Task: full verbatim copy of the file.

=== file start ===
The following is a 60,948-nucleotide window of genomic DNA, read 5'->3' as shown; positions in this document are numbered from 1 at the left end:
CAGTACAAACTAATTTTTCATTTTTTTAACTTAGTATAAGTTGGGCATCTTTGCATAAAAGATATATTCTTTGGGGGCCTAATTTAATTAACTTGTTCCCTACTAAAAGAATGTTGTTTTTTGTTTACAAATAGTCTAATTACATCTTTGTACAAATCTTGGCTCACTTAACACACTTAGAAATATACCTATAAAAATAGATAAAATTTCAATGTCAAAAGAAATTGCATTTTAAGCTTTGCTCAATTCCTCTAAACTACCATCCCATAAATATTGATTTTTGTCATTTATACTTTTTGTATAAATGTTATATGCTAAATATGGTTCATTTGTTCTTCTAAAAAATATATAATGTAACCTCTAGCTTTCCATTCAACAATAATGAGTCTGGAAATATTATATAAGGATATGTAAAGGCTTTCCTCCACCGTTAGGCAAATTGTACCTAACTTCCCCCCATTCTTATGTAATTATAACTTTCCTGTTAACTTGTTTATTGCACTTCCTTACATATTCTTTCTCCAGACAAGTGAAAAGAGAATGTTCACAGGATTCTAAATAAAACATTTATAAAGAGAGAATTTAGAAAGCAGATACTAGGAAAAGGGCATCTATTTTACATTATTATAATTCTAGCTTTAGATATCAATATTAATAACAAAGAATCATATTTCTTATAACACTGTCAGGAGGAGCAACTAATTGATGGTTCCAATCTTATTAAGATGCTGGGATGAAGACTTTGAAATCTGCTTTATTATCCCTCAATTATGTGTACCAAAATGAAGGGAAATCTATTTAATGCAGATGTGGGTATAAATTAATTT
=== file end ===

The following is a 60,948-nucleotide window of genomic DNA, read 5'->3' as shown; positions in this document are numbered from 1 at the left end:
CAGTACAAACTAATTTTTCATTTTTTTAACTTAGTATAAGTTGGGCATCTTTGCATAAAAGATATATTCTTTGGGGGCCTAATTTAATTAACTTGTTCCCTACTAAAAGAATGTTGTTTTTTGTTTACAAATAGTCTAATTACATCTTTGTACAAATCTTGGCTCACTTAACACACTTAGAAATATACCTATAAAAATAGATAAAATTTCAATGTCAAAAGAAATTGCATTTTAAGCTTTGCTCAATTCCTCTAAACTACCATCCCATAAATATTGATTTTTGTCATTTATACTTTTTGTATAAATGTTATATGCTAAATATGGTTCATTTGTTCTTCTAAAAAATATATAATGTAACCTCTAGCTTTCCATTCAACAATAATGAGTCTGGAAATATTATATAAGGATATGTAAAGGCTTTCCTCCACCGTTAGGCAAATTGTACCTAACTTCCCCCCATTCTTATGTAATTATAACTTTCCTGTTAACTTGTTTATTGCACTTCCTTACATATTCTTTCTCCAGACAAGTGAAAAGAGAATGTTCACAGGATTCTAAATAAAACATTTATAAAGAGAGAATTTAGAAAGCAGATACTAGGAAAAGGGCATCTATTTTACATTATTATAATTCTAGCTTTAGATATCAATATTAATAACAAAGAATCATATTTCTTATAACACTGTCAGGAGGAGCAACTAATTGATGGTTCCAATCTTATTAAGATGCTGGGATGAAGACTTTGAAATCTGCTTTATTATCCCTCAATTATGTGTACCAAAATGAAGGGAAATCTATTTAATGCAGATGTGGGTATAAATTAATTT